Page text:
Category: KidSci

So why isn’t our atmosphere sucked into space

When you think about it, Earth is a closed system. The water you’re drinking is part of the same water cycle as the water the dinosaur’s drank. The ground you’re walking on has been there for millennia. As rocks are worn away by weathering and soil erodes, the resulting materials make their way into the cycle […]

400 Sumatran Tigers Left

There are only 400 Sumatran Tigers left in the world! Today you’ll see #SumatranTiger and #EndangeredSong rippling through social media. The reason for this is that “Portugal. The Man,” in conjunction with the Smithsonian Conservation Biology Institute and National Zoo, has released a song to bring attention to this sorry news. To bring the plight […]

Q&A Penguins

I’ve just been reading a fantastic book about penguins. Smithsonian Q&A Penguins by Lloyd Spencer Davis has everything I’ve been wondering about. It’s written in accessible language. It’s also fun to read. I’ve read a lot about marine mammals, and I was wishing there was a similar volume that included penguins. The best I could […]


National Geographic has a terrific device known as the Crittercam. The penguin on the left is wearing one. He’s not the only animal that has. It’s been worn by a variety of animals, including humpback whales and a bear cub. The idea for the Crittercam came to marine biologist and filmmaker Greg Marshall in 1986. […]

Play Ball!

It’s Opening Day! The start of the baseball season. What could be more? For the rest of the week, I’ll be posting excerpts from an interview I had with NJIT Associate Professor of Mathematical Sciences, Bruce Bukiet, aka Baseball’s Chief Geek. He’s a mathematician with a bias toward math with a purpose. His annual projections […]

KidSci: Hydroponics

Are you ready for a challenge? How about growing some tomatoes without soil? I’m going to give it a try, but I have to admit I’m going to have help in the form of a Baby Bloomer. Hmm… Doesn’t seem fair. To even things up a bit, I’ll also grow some tomatoes with all of […]

KidSci: Seasons

Try this interactive activity from Scientific American to see how the seasons work!   Source: Scientific American Science Buddies More seasonal stuff: Why is Summer Hot? Summer in the US – Winter in Australia

No Jetson Future?

Say it isn’t say! Say it can’t be true that the vision of personal flying cars is about to be supplanted by —- drones delivering pizza! Talk about your cruel and twisted outcomes! When I was a kid, we were often asked to envision the future. Our dreams always included flying cars or personal flying craft of […]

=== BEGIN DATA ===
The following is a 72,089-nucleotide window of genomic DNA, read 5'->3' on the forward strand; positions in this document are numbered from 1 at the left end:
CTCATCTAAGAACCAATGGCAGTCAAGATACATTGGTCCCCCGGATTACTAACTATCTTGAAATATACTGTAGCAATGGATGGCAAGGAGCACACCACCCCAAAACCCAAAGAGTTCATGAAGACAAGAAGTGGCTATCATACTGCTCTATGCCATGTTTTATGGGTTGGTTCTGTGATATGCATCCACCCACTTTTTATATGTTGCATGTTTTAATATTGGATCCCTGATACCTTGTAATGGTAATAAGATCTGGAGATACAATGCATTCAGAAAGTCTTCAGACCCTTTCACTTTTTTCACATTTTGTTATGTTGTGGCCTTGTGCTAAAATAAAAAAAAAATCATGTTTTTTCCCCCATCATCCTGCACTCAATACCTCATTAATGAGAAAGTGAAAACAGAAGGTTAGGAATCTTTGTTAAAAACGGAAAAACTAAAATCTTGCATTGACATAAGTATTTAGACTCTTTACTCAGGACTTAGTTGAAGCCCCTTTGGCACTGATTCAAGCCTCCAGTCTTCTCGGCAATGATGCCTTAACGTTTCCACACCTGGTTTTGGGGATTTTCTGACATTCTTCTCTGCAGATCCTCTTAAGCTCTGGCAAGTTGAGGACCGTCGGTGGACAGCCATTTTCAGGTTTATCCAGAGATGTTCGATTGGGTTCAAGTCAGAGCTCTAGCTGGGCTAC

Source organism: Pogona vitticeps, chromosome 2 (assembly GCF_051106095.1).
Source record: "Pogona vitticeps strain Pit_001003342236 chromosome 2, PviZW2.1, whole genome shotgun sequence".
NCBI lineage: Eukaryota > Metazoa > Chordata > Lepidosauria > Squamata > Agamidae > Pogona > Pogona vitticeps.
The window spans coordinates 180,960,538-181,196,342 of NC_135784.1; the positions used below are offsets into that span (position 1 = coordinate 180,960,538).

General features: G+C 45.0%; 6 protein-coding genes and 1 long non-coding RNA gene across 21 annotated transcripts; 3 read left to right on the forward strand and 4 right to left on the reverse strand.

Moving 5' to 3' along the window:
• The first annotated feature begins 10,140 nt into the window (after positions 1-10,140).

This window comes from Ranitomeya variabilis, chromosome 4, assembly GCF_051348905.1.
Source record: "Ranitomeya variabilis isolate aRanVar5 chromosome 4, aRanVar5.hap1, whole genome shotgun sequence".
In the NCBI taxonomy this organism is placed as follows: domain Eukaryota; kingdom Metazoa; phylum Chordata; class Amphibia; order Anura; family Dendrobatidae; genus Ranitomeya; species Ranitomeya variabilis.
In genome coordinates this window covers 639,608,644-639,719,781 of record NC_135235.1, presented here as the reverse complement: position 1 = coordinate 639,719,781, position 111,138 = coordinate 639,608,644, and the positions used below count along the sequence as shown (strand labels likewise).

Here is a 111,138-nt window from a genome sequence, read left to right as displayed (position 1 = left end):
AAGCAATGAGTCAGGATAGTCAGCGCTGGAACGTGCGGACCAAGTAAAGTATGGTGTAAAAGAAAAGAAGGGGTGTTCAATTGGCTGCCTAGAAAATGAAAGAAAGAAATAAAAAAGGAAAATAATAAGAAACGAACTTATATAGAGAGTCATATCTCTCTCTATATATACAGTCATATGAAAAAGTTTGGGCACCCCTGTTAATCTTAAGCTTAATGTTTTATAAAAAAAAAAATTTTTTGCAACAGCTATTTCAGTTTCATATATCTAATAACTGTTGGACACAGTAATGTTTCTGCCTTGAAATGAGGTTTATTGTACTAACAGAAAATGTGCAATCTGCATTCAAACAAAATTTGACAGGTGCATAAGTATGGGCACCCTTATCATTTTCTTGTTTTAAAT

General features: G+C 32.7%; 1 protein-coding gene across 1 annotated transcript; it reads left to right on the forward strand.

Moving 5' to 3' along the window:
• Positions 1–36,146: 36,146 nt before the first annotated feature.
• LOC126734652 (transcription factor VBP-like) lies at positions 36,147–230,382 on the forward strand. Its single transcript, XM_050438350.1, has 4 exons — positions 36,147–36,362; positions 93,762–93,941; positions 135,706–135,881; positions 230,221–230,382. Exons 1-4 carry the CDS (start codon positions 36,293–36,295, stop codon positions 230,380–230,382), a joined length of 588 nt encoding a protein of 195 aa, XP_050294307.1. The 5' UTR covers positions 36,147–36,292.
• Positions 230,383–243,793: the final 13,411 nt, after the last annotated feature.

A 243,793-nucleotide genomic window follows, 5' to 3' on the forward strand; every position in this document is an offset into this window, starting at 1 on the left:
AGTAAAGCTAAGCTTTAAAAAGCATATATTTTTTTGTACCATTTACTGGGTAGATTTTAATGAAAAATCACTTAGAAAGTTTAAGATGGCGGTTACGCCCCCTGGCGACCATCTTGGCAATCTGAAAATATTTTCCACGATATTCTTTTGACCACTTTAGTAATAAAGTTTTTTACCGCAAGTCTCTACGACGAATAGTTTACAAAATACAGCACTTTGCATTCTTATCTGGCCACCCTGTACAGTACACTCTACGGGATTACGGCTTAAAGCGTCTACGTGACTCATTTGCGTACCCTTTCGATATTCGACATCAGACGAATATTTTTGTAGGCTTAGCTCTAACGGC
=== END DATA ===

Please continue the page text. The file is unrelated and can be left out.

Why with NYE

Who doesn’t love Bill Nye? He’s not just the science guy. He’s one of a kind, or, as he says – “If you’re like me, and I know I am …” He is also the guy who has a genius for presenting accurate science in an exciting way. His newest science program is Why with […]

Buoyancy: Swim Bladders

We’ve all heard that a shark must swim continuously or sink. Do you know why? It’s because sharks do not have a swim bladder. “This gas-filled sac provides buoyancy and helps to keep the fish afloat by keeping it in a neutrally buoyant state.” When in this state, the fish is neither rising nor sinking in […]

An Ocean of Air

In 1644, Evangelista Toricelli wrote, “We live submerged at the bottom of an ocean of air.” We don’t fee the force of the pressure of this fluid any more than aquatic creatures feel the force of the water on all sides. Why? Because there is a uniformity of pressure in both cases; gravity exerts pressure on all sides.

Animal Adaptation: Camouflage

Let’s look at caterpillars as an example of camouflage. The objective of the caterpillars in our scenario is to make it to adulthood so that they can lay eggs. We have three types of caterpillars. One type has spots, another is multi-colored, and the third is a solid color. The only predator of these caterpillars is a species of bird that lives in the region for twelve months of the year. These birds aren’t picky, they’ll eat any caterpillar they can find.

Animal Adaptation: Mimicry

Take butterflies as an example. The objective of the butterflies in our scenario is to survive long enough to lay eggs. We have three types of butterflies. One type is bright blue with emerald green spots, another is multi-colored, and the third is a solid color. The only predator of these butterflies is a species of lizard that lives in the region for twelve months of the year. These lizards aren’t picky; they’ll eat any butterfly they can find.

Sam the Space Monkey

Remember Sam? The Rhesus monkey who took a spin on Little Joe 2 as part of the Mercury program back in the early 60’s? Here he is, before and after the flight, showing off his model of the Mercury fiberglass contour couch.